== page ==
“Fashionable” cultural appropriation and what to do about it

( – promoted by navajo)

On occasion, I peruse fashion sites, and I’ve noticed a fair amount of cultural appropriation recently. One such caught my eye today; it’s by D&G, a label of Dolce and Gabbana, and they claim it is a “tribal dress”.

The garment is made of goatskin and looks like utter crap. In my Nimisenh (elder sister) Aji’s words, “no self-respecting ikwe would be caught dead in something so grotesque”. It’s expensive crap, too; the original price was $1450, but it was on sale for a “mere” $150.

I personally have better things to spend my limited resources on than this, but it’s time all of us rose up to say “Enough, damn it!” to cultural appropriation.

Personally, I don’t much know how we can do this other than writing to the offenders en masse and letting them know that this is not cool, or fashionable, and is something that makes them look really bad rather than chic.

Their corporate address in the U.S. is:

Dolce&Gabbana USA Inc.

148 Lafayette Street

New York, Ny 10013


Their main HQs seem to be in Milan, and those addresses are:

Dolce&Gabbana S.r.l.

Registered office:

Via S.Cecilia, 7

20122 Milan


Tel.+39-02 7742710

Group’s headquarters

Via Goldoni,10

20129 Milan


Tel.+39-02 774271

Head office for the D&G brand

Via Broggi, 23

20129 Milan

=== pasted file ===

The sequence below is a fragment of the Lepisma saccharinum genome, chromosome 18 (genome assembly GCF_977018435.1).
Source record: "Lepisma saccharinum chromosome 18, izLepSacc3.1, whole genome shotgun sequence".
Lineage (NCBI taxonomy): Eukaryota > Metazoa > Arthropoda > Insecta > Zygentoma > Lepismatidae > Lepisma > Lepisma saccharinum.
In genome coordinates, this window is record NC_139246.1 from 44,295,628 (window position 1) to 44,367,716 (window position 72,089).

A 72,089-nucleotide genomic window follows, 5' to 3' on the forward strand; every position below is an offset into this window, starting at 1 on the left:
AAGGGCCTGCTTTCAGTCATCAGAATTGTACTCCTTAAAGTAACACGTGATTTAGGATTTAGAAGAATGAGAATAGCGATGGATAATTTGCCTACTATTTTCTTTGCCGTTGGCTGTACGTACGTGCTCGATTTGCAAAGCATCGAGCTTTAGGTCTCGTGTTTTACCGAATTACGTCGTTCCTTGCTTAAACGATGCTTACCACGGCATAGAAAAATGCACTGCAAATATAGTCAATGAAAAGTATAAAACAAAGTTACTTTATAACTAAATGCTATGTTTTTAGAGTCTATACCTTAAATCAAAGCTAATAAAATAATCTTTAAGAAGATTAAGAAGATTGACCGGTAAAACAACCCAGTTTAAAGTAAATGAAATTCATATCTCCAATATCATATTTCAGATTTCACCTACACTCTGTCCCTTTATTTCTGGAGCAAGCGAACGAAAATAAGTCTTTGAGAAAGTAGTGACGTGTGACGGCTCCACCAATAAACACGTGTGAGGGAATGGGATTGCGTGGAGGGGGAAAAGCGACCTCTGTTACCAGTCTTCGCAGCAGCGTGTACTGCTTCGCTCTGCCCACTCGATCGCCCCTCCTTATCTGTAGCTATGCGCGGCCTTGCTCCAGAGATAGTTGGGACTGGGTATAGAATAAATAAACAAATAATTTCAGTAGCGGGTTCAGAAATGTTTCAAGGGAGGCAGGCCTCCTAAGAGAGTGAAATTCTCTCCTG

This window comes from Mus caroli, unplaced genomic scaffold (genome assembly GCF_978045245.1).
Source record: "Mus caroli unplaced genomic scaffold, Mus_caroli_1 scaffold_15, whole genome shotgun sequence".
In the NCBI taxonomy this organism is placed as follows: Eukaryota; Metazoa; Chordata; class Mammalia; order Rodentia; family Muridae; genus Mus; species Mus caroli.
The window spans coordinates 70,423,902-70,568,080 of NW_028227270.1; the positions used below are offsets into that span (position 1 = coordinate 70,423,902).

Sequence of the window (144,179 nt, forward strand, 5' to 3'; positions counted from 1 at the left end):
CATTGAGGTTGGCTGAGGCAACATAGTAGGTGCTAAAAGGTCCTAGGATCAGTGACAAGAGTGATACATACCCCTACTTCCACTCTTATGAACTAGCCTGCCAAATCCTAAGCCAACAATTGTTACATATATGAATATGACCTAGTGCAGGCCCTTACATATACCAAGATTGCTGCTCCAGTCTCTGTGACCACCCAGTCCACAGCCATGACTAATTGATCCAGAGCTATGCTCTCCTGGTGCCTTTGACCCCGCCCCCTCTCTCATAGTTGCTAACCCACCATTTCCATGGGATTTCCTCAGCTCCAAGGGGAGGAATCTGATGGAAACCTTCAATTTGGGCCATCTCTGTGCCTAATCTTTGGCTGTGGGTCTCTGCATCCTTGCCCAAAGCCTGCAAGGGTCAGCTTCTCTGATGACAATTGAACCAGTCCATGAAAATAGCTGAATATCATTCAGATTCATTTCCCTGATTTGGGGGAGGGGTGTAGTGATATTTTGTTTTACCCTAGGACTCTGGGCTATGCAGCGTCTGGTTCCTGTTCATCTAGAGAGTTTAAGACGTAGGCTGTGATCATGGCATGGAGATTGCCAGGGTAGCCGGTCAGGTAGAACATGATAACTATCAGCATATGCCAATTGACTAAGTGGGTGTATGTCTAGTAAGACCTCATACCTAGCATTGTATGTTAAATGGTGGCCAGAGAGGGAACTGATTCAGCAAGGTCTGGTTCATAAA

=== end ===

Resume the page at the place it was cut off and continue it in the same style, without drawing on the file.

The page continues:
Tel. +39 02 2772771

I have been unable to find a good corporate email address but will update here if I can locate one.

So you can see what sort of cultural appropriation is going on, here are pictures. Thanks to navajo for making them small enough to include here!




I hope you’ll join me in keeping an eye out for cultural appropriations from all indigenous peoples if you pay attention to the dominant culture at all, and will also join me in protesting it whenever you do see it. If Dolce & Gabbana gets enough of a backlash from Native peoples and allies, we can hope (perhaps vainly) that they’ll think twice about stealing another’s culture to make up some white fantasy for wannabes. I’ll continue to keep my eye out and post when I see further outrageous examples.

I also want to give a shout-out to Native Appropriations, an excellent blog dealing with just this subject. They’re now linked as Blog Brothers on the right-hand side of the page, thanks again to navajo.

Wherever it happens, cultural appropriation is wrong. Cultural appropriation just to make a fashion statement is a way to make money and nothing else, money which is never shared with those whose cultures have been appropriated. After Tuesday’s election, I personally am in a scrappy mood and you may be, too, so let’s fight back!


  1. the whitest, blondest woman available to model said “fashion.” It’s enough to make you lose your lunch (from either end).

    *Full disclosure: I’m a 49 yr. old Black woman who has seen my fair share of cultural appropriations of all kinds over the years….

  2. Welcome, aquarius40, and thanks for your comment. To add insult to injury, the diamond-shaped patch on the back of the garment reads “Buffalo Tribe”!

    I do buy from sales on occasion and the sites at which I spend my money use white, Asian-American, African American, and mixed-race models almost interchangeably.